“I think 94 events is a good amount of data,” Natalie E. Dean, an expert on vaccine and epidemiology at the University of Florida, told me.

Pfizer’s assertion that the vaccine was 90% effective suggests that a statistically significant majority of those cases occurred in the placebo arm of the trial rather than among subjects who received the trial vaccine. Pfizer says it will conduct a final analysis once 164 cases have been recorded.

Talk of ‘warp speed’ and ‘moonshot’ science misleads the public into expecting miracles

Aug. 25, 2020

Pfizer’s announcement, however, was also criticized as an example of “research by press release,” in which data were revealed to the public before being adequately vetted by independent experts.


“The full data set on which the claim is based has not yet been released and so we don’t know exactly what has been found,” observed Eleanor Riley, professor of immunology and infectious disease at the University of Edinburgh.

Riley described herself as “cautiously optimistic,” but noted that the announcement said nothing about the age of the subjects even though effectiveness among older persons will be important to enable society to get back to normal.

Also unclear is how the trial participants break down in ethnic terms. That’s important because COVID-19 has exerted a disproportionately dire toll in Black and other minority communities.

Pfizer said that “approximately 42% of global participants and 30% of U.S. participants have racially and ethnically diverse backgrounds,” but didn’t provide data on the demographic character of those who came down with the disease. Nor did it disclose how many of the cases were asymptomatic.

“We also know nothing yet about the severity of cases that were seen in the trial, whether infection or infectiousness was prevented, or how long the immunity is expected to last,” Riley said.

In a perverse way, the good news about the Pfizer results points to devastatingly bad news about the course of the pandemic. In the spring and early summer, the sponsors of clinical trials feared that the natural level of exposure to the coronavirus might be so low that it would be hard to judge the effectiveness of their vaccines.

“If I vaccinate a whole bunch of people — it doesn’t matter how many — if there is no circulating virus in the places where I choose to vaccinate,” Moderna Chief Medical Officer Tal Zaks warned in May, “it will be a long time before we know” how effective it is.


Trump’s record of cozying up to anti-vaccine advocates dates back more than a decade.

Sept. 8, 2020

One reason that Pfizer was able to accumulate so many cases, however, is that the virus is out of control in much of the world, including the United States. As a result, finding areas with high exposure levels in which to test the vaccine is not a significant obstacle.

As it happens, the accumulation of cases outstripped Pfizer’s expectations. The company said it originally planned to undertake its preliminary analysis after 32 cases appeared among its subjects.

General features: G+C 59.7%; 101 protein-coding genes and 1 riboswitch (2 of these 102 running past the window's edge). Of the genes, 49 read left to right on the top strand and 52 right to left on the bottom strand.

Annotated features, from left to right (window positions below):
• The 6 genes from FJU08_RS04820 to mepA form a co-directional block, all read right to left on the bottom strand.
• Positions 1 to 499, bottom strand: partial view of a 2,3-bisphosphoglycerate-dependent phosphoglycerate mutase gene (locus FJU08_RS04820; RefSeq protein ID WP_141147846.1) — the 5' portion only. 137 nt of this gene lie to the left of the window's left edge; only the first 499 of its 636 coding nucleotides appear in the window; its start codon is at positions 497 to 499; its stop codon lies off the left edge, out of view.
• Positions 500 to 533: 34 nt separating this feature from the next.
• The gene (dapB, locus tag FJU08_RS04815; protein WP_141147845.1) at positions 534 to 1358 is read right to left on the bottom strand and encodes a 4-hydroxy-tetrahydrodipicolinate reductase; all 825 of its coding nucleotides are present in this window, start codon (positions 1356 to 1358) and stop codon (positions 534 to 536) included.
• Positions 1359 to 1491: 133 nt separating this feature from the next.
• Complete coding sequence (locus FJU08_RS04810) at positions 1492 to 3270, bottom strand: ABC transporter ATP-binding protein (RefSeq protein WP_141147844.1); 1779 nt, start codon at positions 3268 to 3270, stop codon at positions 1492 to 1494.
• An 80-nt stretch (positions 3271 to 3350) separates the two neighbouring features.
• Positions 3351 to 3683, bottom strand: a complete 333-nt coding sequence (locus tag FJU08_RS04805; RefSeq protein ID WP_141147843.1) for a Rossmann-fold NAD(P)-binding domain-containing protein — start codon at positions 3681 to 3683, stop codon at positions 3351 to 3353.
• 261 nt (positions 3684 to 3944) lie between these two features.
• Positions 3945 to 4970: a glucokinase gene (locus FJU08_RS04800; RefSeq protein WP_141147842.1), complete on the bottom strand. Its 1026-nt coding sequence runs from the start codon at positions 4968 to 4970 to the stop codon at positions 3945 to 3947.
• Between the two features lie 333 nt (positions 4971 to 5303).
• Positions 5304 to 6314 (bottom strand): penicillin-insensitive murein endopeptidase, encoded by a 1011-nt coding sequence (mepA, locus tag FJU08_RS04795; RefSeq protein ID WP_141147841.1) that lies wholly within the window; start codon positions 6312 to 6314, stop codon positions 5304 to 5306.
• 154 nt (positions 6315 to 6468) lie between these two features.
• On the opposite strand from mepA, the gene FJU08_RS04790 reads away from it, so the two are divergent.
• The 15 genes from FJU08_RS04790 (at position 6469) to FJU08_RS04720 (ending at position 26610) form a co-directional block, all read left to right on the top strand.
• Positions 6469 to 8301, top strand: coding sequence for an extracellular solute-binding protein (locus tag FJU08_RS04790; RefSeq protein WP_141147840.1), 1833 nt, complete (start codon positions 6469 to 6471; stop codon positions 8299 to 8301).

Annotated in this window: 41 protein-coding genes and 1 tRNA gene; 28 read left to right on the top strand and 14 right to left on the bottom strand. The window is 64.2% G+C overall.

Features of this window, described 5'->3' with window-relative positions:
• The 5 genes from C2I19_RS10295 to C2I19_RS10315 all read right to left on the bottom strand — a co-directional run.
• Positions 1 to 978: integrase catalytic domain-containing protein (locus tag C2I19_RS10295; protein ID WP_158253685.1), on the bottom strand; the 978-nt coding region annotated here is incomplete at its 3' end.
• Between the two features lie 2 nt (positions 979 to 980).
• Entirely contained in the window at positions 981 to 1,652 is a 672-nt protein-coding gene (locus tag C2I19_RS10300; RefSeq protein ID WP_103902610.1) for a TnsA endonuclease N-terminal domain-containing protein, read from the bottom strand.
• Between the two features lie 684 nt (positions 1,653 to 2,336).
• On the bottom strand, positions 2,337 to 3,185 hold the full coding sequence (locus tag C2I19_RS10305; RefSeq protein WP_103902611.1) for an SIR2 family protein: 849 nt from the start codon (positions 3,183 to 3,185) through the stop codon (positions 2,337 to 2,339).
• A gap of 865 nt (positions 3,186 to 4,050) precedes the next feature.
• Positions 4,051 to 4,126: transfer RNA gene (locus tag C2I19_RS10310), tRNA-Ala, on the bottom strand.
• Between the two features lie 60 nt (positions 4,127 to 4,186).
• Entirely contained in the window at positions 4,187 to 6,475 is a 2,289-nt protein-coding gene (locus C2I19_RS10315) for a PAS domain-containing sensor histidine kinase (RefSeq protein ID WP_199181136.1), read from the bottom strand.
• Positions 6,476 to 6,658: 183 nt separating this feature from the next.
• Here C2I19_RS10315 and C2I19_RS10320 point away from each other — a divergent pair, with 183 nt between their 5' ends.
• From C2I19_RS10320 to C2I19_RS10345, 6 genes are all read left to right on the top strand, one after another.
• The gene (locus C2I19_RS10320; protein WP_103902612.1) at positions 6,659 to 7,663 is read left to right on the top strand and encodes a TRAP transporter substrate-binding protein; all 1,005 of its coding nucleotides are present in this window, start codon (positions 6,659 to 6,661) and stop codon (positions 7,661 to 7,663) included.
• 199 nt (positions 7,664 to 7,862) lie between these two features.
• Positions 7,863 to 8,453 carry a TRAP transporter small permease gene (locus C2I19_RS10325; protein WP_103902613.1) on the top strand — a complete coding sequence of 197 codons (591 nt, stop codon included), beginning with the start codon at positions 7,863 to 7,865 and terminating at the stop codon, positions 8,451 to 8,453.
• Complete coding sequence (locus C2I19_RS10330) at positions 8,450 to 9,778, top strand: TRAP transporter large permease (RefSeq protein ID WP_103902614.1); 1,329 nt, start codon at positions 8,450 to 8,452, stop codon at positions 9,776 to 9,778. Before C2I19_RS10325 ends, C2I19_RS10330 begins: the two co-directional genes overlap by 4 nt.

The FDA, apparently responding to misgivings among experts that 32 cases was too meager an interim mark, got Pfizer to agree to wait until it had 62 cases. By the time the company and the FDA worked out their differences, the case count had already reached 94, a marker of the rapid spread of contagion.

Questions remain about the impact of Pfizer’s announcement on public behavior and the course of further research, as well as the next steps in the vaccine’s path toward approval and distribution.

“The Pfizer news means the value of avoiding infections over the next few months has gone way up,” argued Nicholas Bagley, an expert in healthcare law at the University of Michigan. “That in turn should make states more willing to move aggressively to reduce infections in the short term. The aim should be to get as many people through the winter as possible.”


Pfizer says it will not seek emergency use authorization for the vaccine from the FDA — the least rigorous standard for approval and one aimed at providing the vaccine to high-risk and high-need groups such as first responders — until it has acquired a full slate of safety data.

That would take place after half the subjects have been observed for two months following their second injections. Pfizer said it expects to hit that mark in the third week of this month.

After full approval, distributing the vaccine will remain a challenge.

Like many vaccines, Pfizer’s requires super-cold storage — minus 80 degrees Celsius (minus 112 degrees Fahrenheit) until just before it’s administered. Although such storage lockers are commonly available for pharmacies, hospitals and medical offices, they may be scarce in less-developed countries or even in poorer areas of developed countries.

“The cold-chain requirements for this vaccine ... will have to be addressed if the vaccine is to be made broadly available,” Richard Hatchett, CEO of the Coalition for Epidemic Preparedness Innovations, an Oslo-based vaccine development think tank, said Monday.

“It’s not like all of a sudden this vaccine is going to be made available or meet global demand,” Dean says. “We’re going to need a lot more.”